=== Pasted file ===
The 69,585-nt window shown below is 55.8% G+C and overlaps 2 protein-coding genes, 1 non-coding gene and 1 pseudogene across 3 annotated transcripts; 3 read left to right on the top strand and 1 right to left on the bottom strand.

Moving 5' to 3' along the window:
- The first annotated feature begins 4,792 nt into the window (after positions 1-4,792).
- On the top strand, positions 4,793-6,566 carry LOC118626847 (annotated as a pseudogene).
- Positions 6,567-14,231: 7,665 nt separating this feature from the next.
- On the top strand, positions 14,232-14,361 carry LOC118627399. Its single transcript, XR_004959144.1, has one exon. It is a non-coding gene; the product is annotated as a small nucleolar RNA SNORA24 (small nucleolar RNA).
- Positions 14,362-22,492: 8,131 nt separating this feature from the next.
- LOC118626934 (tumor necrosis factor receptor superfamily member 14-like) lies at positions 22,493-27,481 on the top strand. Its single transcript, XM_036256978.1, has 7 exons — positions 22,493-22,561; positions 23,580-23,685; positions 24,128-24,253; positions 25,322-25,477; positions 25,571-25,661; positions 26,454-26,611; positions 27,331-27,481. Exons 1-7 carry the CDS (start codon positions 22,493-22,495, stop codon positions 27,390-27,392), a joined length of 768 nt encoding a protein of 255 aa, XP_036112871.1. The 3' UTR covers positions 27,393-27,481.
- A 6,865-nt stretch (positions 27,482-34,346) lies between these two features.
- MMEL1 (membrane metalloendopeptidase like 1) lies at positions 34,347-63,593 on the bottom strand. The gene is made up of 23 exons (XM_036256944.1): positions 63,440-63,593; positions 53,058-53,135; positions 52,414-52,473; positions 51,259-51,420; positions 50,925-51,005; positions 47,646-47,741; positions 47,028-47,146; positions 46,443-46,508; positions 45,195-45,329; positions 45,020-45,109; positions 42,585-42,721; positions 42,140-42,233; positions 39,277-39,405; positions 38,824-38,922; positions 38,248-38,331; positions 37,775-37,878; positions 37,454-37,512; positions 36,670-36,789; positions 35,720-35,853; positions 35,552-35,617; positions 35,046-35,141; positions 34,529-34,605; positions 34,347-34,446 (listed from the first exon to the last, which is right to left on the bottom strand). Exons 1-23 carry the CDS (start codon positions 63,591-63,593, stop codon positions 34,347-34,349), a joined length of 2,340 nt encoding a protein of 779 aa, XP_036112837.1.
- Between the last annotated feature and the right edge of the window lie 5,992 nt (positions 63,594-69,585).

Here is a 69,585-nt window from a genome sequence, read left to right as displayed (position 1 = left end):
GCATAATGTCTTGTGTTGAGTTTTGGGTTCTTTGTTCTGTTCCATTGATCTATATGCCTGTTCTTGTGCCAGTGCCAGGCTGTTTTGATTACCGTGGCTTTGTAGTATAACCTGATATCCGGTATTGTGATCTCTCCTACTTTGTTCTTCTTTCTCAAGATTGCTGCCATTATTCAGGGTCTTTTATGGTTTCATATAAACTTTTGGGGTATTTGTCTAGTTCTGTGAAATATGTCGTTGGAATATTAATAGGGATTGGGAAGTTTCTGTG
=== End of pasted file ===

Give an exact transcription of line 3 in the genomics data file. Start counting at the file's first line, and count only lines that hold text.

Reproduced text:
- The first annotated feature begins 4,792 nt into the window (after positions 1-4,792).